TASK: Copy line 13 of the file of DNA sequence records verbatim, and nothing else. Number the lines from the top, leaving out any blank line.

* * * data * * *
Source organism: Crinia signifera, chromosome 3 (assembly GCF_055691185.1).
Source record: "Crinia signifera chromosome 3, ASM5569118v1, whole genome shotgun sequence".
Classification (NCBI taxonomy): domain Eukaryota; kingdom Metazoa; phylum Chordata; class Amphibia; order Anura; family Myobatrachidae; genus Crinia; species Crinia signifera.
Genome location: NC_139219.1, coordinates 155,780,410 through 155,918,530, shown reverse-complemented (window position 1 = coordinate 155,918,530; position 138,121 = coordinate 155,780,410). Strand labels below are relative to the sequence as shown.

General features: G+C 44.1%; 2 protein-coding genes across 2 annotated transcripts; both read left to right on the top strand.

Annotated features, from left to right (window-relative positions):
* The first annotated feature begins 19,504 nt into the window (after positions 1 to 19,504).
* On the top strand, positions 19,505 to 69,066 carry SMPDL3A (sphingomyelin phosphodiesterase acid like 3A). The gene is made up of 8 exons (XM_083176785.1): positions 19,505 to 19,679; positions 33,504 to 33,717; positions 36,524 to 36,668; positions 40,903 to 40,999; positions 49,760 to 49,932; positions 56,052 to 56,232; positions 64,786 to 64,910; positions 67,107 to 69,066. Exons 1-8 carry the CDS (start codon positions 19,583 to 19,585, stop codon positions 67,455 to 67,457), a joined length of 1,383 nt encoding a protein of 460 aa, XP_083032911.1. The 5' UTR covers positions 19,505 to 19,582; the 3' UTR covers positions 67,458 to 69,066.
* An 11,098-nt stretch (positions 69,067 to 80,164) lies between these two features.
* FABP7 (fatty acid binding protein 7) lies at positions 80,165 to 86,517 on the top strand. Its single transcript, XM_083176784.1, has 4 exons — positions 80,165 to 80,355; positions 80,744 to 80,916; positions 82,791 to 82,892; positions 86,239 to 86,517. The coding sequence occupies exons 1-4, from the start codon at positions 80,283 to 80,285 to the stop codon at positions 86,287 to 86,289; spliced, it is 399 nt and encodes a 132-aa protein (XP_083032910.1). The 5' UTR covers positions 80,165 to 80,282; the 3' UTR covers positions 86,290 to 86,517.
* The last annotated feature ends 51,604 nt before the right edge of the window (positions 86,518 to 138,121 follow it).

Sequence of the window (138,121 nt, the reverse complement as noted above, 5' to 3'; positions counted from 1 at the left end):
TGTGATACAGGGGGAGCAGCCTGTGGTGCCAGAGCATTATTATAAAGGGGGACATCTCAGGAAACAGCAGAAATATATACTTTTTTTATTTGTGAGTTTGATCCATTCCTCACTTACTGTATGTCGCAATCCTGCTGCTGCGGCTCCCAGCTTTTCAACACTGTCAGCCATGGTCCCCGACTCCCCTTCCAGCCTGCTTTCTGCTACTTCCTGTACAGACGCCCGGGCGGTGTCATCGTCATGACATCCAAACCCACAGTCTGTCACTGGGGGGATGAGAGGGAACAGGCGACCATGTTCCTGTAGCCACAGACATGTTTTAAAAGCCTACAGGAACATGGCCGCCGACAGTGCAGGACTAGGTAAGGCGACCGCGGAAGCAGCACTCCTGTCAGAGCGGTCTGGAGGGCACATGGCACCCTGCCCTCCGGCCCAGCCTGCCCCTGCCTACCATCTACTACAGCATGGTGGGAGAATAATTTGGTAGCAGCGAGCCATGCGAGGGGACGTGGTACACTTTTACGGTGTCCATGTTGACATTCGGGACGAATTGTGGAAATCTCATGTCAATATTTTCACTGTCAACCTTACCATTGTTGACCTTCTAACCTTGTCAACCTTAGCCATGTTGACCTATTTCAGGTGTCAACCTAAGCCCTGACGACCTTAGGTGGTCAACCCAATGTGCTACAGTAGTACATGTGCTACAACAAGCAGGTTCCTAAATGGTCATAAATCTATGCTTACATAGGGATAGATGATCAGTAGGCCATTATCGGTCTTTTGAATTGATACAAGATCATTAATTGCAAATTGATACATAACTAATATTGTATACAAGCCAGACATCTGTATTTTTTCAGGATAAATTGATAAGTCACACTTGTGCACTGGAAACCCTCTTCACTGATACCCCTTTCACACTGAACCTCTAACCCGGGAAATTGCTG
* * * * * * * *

TGTGATACAGGGGGAGCAGCCTGTGGTGCCAGAGCATTATTATAAAGGGGGACATCTCAGGAAACAGCAGAAATATATACTTTTTTTATTTGTGAGTTTGATCCATTCCTCACTTACTGTATGTCGCAATCCTGCTGCTGCGGCTCCCAGCTTTTCAACACTGTCAGCCATGGTCCCCGACTCCCCTTCCAGCCTGCTTTCTGCTACTTCCTGTACAGACGCCCGGGCGGTGTCATCGTCATGACATCCAAACCCACAGTCTGTCACTGGGGGGATGAGAGGGAACAGGCGACCATGTTCCTGTAGCCACAGACATGTTTTAAAAGCCTACAGGAACATGGCCGCCGACAGTGCAGGACTAGGTAAGGCGACCGCGGAAGCAGCACTCCTGTCAGAGCGGTCTGGAGGGCACATGGCACCCTGCCCTCCGGCCCAGCCTGCCCCTGCCTACCATCTACTACAGCATGGTGGGAGAATAATTTGGTAGCAGCGAGCCATGCGAGGGGACGTGGTACACTTTTACGGTGTCCATGTTGACATTCGGGACGAATTGTGGAAATCTCATGTCAATATTTTCACTGTCAACCTTACCATTGTTGACCTTCTAACCTTGTCAACCTTAGCCATGTTGACCTATTTCAGGTGTCAACCTAAGCCCTGACGACCTTAGGTGGTCAACCCAATGTGCTACAGTAGTACATGTGCTACAACAAGCAGGTTCCTAAATGGTCATAAATCTATGCTTACATAGGGATAGATGATCAGTAGGCCATTATCGGTCTTTTGAATTGATACAAGATCATTAATTGCAAATTGATACATAACTAATATTGTATACAAGCCAGACATCTGTATTTTTTCAGGATAAATTGATAAGTCACACTTGTGCACTGGAAACCCTCTTCACTGATACCCCTTTCACACTGAACCTCTAACCCGGGAAATTGCTG